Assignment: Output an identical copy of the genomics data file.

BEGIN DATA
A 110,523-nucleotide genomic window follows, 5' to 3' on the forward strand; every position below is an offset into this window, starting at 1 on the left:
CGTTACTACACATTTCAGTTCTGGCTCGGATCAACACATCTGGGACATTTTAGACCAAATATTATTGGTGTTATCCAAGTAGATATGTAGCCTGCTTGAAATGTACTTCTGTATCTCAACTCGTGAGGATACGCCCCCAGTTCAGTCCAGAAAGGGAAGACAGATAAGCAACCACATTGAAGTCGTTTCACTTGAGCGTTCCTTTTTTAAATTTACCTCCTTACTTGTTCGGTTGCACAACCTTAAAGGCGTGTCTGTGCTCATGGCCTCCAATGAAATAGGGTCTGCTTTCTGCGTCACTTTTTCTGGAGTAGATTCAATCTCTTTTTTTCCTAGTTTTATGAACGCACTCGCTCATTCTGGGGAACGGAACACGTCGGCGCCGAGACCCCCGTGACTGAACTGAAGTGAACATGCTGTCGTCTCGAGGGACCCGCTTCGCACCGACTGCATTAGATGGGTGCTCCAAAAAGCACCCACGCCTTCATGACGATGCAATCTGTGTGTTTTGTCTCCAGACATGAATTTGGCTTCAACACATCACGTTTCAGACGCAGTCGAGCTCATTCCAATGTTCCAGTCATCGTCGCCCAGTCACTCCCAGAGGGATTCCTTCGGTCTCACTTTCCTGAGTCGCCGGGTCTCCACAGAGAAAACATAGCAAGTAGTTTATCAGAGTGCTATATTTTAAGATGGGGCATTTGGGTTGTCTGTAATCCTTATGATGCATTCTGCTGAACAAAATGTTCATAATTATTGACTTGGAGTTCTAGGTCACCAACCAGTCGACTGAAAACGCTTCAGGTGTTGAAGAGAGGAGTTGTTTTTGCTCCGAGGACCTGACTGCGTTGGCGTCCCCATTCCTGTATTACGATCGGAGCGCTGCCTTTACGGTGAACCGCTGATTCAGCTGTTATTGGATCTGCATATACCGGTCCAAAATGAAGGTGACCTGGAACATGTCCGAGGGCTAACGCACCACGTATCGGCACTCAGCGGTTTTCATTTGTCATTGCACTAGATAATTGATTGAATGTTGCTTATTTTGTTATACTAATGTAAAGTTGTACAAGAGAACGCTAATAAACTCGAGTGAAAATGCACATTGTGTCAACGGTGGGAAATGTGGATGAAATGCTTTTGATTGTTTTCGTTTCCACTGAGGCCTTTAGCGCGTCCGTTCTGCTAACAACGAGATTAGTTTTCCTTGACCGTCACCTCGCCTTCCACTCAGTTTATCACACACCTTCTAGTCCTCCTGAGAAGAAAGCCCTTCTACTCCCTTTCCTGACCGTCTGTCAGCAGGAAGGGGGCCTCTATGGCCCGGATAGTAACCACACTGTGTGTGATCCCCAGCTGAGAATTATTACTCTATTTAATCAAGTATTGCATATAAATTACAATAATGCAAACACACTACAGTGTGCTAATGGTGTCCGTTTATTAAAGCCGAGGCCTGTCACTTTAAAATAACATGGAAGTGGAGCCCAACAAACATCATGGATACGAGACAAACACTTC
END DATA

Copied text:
A 110,523-nucleotide genomic window follows, 5' to 3' on the forward strand; every position below is an offset into this window, starting at 1 on the left:
CGTTACTACACATTTCAGTTCTGGCTCGGATCAACACATCTGGGACATTTTAGACCAAATATTATTGGTGTTATCCAAGTAGATATGTAGCCTGCTTGAAATGTACTTCTGTATCTCAACTCGTGAGGATACGCCCCCAGTTCAGTCCAGAAAGGGAAGACAGATAAGCAACCACATTGAAGTCGTTTCACTTGAGCGTTCCTTTTTTAAATTTACCTCCTTACTTGTTCGGTTGCACAACCTTAAAGGCGTGTCTGTGCTCATGGCCTCCAATGAAATAGGGTCTGCTTTCTGCGTCACTTTTTCTGGAGTAGATTCAATCTCTTTTTTTCCTAGTTTTATGAACGCACTCGCTCATTCTGGGGAACGGAACACGTCGGCGCCGAGACCCCCGTGACTGAACTGAAGTGAACATGCTGTCGTCTCGAGGGACCCGCTTCGCACCGACTGCATTAGATGGGTGCTCCAAAAAGCACCCACGCCTTCATGACGATGCAATCTGTGTGTTTTGTCTCCAGACATGAATTTGGCTTCAACACATCACGTTTCAGACGCAGTCGAGCTCATTCCAATGTTCCAGTCATCGTCGCCCAGTCACTCCCAGAGGGATTCCTTCGGTCTCACTTTCCTGAGTCGCCGGGTCTCCACAGAGAAAACATAGCAAGTAGTTTATCAGAGTGCTATATTTTAAGATGGGGCATTTGGGTTGTCTGTAATCCTTATGATGCATTCTGCTGAACAAAATGTTCATAATTATTGACTTGGAGTTCTAGGTCACCAACCAGTCGACTGAAAACGCTTCAGGTGTTGAAGAGAGGAGTTGTTTTTGCTCCGAGGACCTGACTGCGTTGGCGTCCCCATTCCTGTATTACGATCGGAGCGCTGCCTTTACGGTGAACCGCTGATTCAGCTGTTATTGGATCTGCATATACCGGTCCAAAATGAAGGTGACCTGGAACATGTCCGAGGGCTAACGCACCACGTATCGGCACTCAGCGGTTTTCATTTGTCATTGCACTAGATAATTGATTGAATGTTGCTTATTTTGTTATACTAATGTAAAGTTGTACAAGAGAACGCTAATAAACTCGAGTGAAAATGCACATTGTGTCAACGGTGGGAAATGTGGATGAAATGCTTTTGATTGTTTTCGTTTCCACTGAGGCCTTTAGCGCGTCCGTTCTGCTAACAACGAGATTAGTTTTCCTTGACCGTCACCTCGCCTTCCACTCAGTTTATCACACACCTTCTAGTCCTCCTGAGAAGAAAGCCCTTCTACTCCCTTTCCTGACCGTCTGTCAGCAGGAAGGGGGCCTCTATGGCCCGGATAGTAACCACACTGTGTGTGATCCCCAGCTGAGAATTATTACTCTATTTAATCAAGTATTGCATATAAATTACAATAATGCAAACACACTACAGTGTGCTAATGGTGTCCGTTTATTAAAGCCGAGGCCTGTCACTTTAAAATAACATGGAAGTGGAGCCCAACAAACATCATGGATACGAGACAAACACTTC